The Presidency currently has a line item budget of 10 million rand per year for Zuma’s legal expenses. By South African standards, this is a record. It will certainly enable his legal team to appeal every point of procedure, then if necessary the verdict, and sentence. Each appeal starts with a delay of six or nine months on the court rolls, repeated as it winds it way upwards through a full bench of the High Court, followed by the Supreme Court of Appeal, followed by the Constitutional Court.
Mandela is revered globally for using his personal charm to promote reconciliation in a racially divided country on the verge of a racial bloodbath after his release from 27 years in apartheid jails for battling white domination. The emerging multiracial or rainbow nation he moulded is seen as his greatest legacy.
Although Zimbabwe got all the headlines, the official theme of the African Union summit in the Egyptian resort of Sharm el-Sheikh was water.
That made it all the more surprising for thirsty delegates that there was none for them to drink.
Journalists covering the summit had other complaints.
Usually, these meetings are a glorious chance for reporters to grab quotes from normally elusive heads of state as they glide through the plush halls, flanked by aides and bodyguards.
But the Egyptians had other ideas at this summit. Maybe it was a sign of the sensitivity of the discussions, with Zimbabwe’s election crisis overshadowing all other topics. Or perhaps it was an indication of the immensely tight security around Egyptian President Hosni Mubarak — who escaped an assassination attempt at an African summit in Ethiopia in 1995.
Local security officials banned reporters from entering areas even two halls away from where the leaders were meeting.
A few news crews still got through, but some scuffled with President Robert Mugabe’s security men late on Sunday — the 84-year-old leader was himself knocked about. After that, security became even tighter, with journalists confined only to a smoky, overcrowded press centre.
Reporters like me and Reuters colleagues Opheera McDoom and Cynthia Johnston were banned from going to interview leaders even after their aides came to escort us to see them.
At least one official was advised not to enter the press room — to avoid provoking a crush. Egyptian security said they couldn’t guarantee the safety of officials.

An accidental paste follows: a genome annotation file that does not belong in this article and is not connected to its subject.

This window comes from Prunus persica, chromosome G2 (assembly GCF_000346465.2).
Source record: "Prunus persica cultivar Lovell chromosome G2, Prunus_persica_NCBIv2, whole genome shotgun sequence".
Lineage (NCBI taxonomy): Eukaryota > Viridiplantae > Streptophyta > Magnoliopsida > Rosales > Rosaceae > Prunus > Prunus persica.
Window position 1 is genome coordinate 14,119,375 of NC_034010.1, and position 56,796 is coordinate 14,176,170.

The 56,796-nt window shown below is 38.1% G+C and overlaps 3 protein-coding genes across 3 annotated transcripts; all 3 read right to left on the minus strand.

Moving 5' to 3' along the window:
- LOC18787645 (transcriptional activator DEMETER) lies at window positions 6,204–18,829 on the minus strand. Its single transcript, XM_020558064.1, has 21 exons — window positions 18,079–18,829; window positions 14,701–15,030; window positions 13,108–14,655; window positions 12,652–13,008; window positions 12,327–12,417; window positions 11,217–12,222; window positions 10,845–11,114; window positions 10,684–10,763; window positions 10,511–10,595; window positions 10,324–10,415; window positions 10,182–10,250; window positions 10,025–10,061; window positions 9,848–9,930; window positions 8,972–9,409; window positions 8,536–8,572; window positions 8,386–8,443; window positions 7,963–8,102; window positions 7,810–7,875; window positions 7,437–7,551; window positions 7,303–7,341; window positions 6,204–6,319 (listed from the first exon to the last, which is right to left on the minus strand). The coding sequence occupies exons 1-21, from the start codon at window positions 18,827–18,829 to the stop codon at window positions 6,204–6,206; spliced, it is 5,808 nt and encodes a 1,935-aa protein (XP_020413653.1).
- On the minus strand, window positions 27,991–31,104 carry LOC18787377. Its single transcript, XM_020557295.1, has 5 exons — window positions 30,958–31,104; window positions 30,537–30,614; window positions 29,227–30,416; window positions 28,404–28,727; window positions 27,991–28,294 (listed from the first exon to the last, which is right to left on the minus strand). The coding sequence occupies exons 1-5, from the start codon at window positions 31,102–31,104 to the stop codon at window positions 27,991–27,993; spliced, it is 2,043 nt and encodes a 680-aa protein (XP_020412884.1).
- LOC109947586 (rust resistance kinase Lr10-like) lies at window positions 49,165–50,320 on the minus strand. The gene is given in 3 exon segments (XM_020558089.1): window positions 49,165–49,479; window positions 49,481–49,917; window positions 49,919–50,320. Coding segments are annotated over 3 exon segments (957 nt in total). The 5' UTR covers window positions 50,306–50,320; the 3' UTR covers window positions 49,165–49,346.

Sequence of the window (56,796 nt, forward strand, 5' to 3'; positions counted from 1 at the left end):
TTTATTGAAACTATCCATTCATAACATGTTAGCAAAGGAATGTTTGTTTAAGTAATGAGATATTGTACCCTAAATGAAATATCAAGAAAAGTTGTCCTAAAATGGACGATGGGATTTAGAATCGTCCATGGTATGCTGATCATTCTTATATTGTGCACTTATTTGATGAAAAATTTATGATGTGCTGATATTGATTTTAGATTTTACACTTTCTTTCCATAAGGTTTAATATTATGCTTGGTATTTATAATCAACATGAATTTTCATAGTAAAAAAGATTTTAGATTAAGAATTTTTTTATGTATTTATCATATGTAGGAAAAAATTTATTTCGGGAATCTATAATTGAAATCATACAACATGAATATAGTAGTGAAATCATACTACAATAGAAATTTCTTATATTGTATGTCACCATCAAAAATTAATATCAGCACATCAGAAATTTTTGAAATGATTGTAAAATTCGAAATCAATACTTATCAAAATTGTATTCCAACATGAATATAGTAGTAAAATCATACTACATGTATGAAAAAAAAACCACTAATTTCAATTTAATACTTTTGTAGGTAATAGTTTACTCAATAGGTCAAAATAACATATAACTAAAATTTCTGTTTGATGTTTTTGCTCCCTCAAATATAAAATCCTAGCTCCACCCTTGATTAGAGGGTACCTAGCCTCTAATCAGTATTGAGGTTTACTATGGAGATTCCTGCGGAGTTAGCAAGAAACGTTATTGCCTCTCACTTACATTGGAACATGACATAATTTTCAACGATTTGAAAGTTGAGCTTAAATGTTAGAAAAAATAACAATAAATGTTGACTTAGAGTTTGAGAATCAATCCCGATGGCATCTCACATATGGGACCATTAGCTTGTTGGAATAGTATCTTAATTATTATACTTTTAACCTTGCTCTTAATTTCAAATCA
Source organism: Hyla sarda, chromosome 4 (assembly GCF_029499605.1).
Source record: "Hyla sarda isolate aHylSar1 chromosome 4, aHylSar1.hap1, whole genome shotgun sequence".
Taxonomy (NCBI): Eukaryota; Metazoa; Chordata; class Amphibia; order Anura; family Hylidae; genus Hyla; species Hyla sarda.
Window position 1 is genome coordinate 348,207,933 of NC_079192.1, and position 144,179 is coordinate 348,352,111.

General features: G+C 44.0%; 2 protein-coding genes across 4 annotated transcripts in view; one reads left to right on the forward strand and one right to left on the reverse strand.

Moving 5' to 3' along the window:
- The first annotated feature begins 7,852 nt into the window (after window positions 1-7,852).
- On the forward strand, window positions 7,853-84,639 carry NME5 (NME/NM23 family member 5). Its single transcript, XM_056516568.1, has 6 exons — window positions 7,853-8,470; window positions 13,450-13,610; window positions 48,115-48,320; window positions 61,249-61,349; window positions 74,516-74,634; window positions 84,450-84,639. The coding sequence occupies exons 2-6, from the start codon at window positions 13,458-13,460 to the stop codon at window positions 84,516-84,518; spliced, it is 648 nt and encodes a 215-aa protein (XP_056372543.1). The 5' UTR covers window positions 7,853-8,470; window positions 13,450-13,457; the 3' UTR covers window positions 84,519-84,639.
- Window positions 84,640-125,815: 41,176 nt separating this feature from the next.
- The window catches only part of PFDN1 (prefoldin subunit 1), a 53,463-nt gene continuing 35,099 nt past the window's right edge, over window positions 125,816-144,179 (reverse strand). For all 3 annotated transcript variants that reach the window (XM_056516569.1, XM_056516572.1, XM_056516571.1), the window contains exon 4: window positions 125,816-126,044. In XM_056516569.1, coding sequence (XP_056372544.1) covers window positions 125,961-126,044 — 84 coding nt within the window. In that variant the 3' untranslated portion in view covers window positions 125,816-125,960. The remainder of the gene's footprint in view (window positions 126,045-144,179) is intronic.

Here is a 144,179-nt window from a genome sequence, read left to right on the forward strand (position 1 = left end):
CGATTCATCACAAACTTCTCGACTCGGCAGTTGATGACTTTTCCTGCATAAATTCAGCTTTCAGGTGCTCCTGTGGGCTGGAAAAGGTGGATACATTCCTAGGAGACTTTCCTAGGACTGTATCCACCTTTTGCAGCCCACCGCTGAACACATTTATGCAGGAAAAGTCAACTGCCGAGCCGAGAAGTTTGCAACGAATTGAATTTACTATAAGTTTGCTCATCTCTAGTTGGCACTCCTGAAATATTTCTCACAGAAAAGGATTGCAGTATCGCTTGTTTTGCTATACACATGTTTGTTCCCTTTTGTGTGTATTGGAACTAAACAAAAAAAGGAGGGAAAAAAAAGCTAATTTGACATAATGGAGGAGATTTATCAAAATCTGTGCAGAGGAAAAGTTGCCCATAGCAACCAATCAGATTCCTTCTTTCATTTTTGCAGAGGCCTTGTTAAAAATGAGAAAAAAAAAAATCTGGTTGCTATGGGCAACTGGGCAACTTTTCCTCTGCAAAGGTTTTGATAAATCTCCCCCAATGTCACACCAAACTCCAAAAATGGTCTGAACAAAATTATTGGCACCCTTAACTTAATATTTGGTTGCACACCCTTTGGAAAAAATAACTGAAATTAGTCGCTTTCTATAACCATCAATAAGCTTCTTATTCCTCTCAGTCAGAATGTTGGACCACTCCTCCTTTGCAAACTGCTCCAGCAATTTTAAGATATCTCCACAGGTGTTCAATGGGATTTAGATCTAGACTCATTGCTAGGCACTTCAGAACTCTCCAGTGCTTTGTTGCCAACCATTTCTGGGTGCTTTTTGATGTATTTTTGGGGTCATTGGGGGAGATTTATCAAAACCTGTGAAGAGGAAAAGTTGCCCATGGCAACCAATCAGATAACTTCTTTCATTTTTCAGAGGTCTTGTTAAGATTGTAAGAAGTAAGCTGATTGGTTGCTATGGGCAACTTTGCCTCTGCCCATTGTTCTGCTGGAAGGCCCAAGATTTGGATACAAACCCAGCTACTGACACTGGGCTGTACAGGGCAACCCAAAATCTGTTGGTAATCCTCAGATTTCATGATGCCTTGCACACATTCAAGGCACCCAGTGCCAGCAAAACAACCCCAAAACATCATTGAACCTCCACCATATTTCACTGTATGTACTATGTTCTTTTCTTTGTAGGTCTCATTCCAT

Meanwhile, journalists were barricaded in one end of the building, with no food provided apart from two coffee breaks during the 12-hour days. Those offerings were devoured in seconds by a ravenous pack, depriving those who weren’t quick enough for even a dry piece of cake.
AU officials griped about the lack of hospitality too.
“This is the worst summit ever,” said one experienced AU official.
The decision has been met by a storm of international condemnation of the violence, with increasingly powerful voices speaking out from Africa. On Tuesday President Abdoulaye Wade of Senegal and ANC leader Jacob Zuma joined the condemnation and called for the vote to be postponed.
South African police say at least 13 people died over the weekend of May 17 as a wave of xenophobic violence spread to more townships. Local media put the total death toll at around 20 since the violence broke out, fuelled by widespread poverty and social problems more than decade after the end of apartheid. The bloodshed has included the “necklacing” of at least one man who was burnt to death and it has echoes of the brutal violence at the end of apartheid.
The immigrants, including millions who have fled from Zimbabwe, are accused of taking jobs and being responsible for the high rate of violent crime. They say they are more likely to be victims than perpetrators. The outbreak of violence is another blow to the policies of President Thabo Mbeki, accused both of spreading the fruits of black rule too slowly to his poor supporters and of failing to broker an end to Zimbabwe’s crisis. It is an embarrassment for a country that was once known as one of the most welcoming to immigrants and asylum seekers. Many members of the current African National Congress (ANC) leadership took refuge abroad during the anti-apartheid struggle. Is the rainbow nation losing its unique status as a beacon of liberal attitudes in Africa? Have the South African poor lost patience with Mbeki’s government? What do you think?